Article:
The opposition are united in one thing – to get rid of Ali Abdullah Saleh, and his immediate family. Beyond that there is no agreement. Indeed, divisions abound in Yemen, and the current struggle is actually many struggles:
- the intra-regime competition to succeed Saleh;
- the arguments among the political elite:
- the al-Ahmars vs the rest of the JMP over replacing the system, or just the regime;
- between the JMP parties over the future direction of Yemen – tribal / religious, or southern / secular;
- an intra-Islah debate over Islah’s identity (whether more tribal or more religious);
- intra-Hirak as to whether to devolve, federate or secede;
and finally, the universal conflict between the people and the political elite.
President Saleh has hitherto successfully played upon these internal divisions, and on the fact that many in Yemen – particularly within the politico-economic elite – fear “Post-Saleh” chaos (and loss of privilege). Similarly, he has exploited foreigners’ (read U.S.) fears that Post-Saleh is chaos, confusion and al-Qa’ida. Nevertheless, while these divisions have been temporarily subsumed in the struggle to oust Saleh, they will quickly re-emerge post-Saleh.
This does not necessarily mean that the country will not be able to be managed. Those who believe that a post-Saleh Yemen necessarily means chaos and terrorism often also argue that the Government’s writ runs thin outside the cities. Indeed, while Yemen's formal institutions are relatively weak, its informal ones are strong. The tribes – which effectively constitute independent states (with their own laws, courts, militia, social security, etc) - manage their own affairs, and will outlast the Saleh government, as they have every other central government, including the Ottoman and British Empires.
Moreover, AQAP’s physical capability is relatively limited in Yemen; as happened in Iraq, if the tribes are empowered and encouraged they can deal with the issue effectively. The government has paid some tribes to conduct anti-al-Qa’ida operations, while other tribes do so for their own reasons: there have been two recent tribal killings of jihadis, and this is likely to increase as AQAP find that it is one thing to try to overthrow the Yemeni state - and quite another to try it on with the Yemeni tribes. Already, the bigoted ideology of the salafi jihadis has begun to bring them into conflict with the heavily armed, traditionalist Zaydi Shi’a tribesmen of the mountains.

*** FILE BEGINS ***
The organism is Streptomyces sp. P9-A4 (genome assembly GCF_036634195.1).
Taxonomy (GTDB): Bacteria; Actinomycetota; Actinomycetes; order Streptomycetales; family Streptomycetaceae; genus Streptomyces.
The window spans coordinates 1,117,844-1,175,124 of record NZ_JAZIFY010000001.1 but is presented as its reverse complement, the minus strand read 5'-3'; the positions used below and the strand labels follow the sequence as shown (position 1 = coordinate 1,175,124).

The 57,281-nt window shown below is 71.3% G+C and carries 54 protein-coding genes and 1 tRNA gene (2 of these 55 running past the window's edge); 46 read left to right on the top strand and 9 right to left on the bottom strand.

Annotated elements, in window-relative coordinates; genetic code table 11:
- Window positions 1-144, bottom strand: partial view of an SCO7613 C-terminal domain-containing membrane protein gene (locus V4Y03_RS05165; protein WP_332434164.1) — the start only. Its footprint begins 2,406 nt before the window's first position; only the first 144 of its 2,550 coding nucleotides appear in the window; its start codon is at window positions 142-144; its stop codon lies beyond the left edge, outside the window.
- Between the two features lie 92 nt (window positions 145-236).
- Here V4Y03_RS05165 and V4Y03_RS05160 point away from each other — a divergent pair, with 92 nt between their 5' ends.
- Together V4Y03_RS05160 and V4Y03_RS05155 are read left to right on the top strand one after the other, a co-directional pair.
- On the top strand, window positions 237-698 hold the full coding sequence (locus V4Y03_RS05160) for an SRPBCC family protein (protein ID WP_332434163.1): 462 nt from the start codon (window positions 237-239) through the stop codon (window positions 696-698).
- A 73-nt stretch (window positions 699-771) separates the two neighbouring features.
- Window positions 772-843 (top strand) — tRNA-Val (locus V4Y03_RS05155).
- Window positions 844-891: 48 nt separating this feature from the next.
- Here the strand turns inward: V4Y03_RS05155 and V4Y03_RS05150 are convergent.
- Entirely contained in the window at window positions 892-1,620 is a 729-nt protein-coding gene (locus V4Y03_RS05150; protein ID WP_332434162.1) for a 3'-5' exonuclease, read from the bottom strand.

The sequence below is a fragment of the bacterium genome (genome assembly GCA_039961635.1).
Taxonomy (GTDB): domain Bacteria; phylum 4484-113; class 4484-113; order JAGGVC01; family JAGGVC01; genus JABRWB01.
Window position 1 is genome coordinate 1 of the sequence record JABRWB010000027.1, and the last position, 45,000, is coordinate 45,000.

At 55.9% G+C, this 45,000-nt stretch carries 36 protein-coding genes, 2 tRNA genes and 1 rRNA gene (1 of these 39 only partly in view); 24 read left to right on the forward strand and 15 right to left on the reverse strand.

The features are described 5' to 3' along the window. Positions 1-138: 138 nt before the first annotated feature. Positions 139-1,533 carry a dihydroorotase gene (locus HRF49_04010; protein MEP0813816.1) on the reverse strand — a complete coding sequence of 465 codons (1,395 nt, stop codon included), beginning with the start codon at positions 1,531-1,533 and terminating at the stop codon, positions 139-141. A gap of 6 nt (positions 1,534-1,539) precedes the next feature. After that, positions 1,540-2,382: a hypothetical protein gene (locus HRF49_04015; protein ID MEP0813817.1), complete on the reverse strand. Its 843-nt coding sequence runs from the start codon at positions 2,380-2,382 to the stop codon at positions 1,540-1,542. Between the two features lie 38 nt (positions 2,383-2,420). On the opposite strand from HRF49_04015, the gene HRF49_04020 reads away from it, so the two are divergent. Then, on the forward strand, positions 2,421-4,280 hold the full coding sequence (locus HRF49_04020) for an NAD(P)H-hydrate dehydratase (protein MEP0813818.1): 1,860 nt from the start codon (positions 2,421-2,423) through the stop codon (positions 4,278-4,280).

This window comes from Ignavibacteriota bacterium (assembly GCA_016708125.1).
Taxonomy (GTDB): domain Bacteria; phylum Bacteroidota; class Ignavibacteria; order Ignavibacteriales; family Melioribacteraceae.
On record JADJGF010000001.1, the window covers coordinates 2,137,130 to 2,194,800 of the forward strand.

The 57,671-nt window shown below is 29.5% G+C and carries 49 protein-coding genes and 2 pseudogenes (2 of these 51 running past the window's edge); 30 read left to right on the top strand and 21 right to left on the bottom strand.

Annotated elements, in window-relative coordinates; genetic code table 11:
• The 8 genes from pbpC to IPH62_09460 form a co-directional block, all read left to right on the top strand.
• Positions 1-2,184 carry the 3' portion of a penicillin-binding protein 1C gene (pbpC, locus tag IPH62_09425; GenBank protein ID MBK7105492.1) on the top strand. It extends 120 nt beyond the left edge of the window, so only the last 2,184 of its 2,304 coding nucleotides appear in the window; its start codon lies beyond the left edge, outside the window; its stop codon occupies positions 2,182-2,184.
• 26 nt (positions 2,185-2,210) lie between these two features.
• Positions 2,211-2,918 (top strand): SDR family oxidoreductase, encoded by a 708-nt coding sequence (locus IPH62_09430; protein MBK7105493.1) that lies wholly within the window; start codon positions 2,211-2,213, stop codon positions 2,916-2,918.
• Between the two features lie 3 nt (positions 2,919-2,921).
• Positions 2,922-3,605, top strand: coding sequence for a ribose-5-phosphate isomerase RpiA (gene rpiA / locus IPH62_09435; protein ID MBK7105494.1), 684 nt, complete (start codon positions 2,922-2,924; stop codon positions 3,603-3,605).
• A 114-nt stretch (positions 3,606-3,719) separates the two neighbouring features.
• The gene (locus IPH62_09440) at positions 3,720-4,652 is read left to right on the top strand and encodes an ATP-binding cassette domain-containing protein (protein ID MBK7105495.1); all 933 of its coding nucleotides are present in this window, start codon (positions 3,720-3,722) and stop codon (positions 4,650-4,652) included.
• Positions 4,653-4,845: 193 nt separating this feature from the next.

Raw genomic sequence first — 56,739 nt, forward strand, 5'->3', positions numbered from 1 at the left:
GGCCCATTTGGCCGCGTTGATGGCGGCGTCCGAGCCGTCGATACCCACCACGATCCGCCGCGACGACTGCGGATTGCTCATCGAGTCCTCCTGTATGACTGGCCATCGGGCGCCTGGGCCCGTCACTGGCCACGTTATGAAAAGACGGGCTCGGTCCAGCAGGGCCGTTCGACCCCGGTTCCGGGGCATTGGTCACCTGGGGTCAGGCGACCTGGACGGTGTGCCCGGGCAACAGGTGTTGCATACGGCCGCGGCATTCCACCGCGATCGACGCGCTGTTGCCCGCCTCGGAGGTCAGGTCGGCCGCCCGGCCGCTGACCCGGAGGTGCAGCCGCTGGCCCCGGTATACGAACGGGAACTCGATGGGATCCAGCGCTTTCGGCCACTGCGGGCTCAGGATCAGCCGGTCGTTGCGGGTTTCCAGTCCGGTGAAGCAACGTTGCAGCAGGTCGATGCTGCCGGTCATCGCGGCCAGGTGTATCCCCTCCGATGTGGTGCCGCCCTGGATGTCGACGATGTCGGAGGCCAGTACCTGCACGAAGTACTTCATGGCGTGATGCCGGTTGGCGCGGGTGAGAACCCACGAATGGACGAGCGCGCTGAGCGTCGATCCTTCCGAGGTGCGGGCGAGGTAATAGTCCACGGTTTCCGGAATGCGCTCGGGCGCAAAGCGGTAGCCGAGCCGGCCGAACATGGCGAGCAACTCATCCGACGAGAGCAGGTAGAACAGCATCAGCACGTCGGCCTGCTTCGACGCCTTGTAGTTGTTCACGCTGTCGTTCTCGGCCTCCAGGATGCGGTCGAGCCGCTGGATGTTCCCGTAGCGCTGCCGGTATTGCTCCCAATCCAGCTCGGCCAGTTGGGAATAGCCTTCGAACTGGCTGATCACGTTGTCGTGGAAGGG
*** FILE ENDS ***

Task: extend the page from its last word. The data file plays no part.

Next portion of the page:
Given the tribesmen’s plentiful weaponry, developed legal system and vigorous independence, this means that it is highly unlikely that Yemen will either collapse into chaos, or become al-Qa’idastan merely because there is a weak federal government. In the event that the regime is ejected, it is likely that President Saleh’s tangled skein of alliances will come to pieces, and a re-balancing of political forces will occur. However, given Yemen’s remarkable affinity for decision by consensus, together with the (currently) reducing importance of the tribes, it is unlikely that civil war will result. Rather, a more technocratic, more democratic system will emerge, with more power devolved to the regions.
The challenges which confront Yemen remain daunting: oil and water rapidly declining, population and unemployment rapidly increasing. With a more transparent, more accountable government (and pragmatic assistance from the international community), both these domestic concerns, and foreign terrorist threats, are likely to be managed more effectively and to the satisfaction of more parties than is currently the case. Post-Saleh does not necessarily mean chaos in Fortunate Arabia.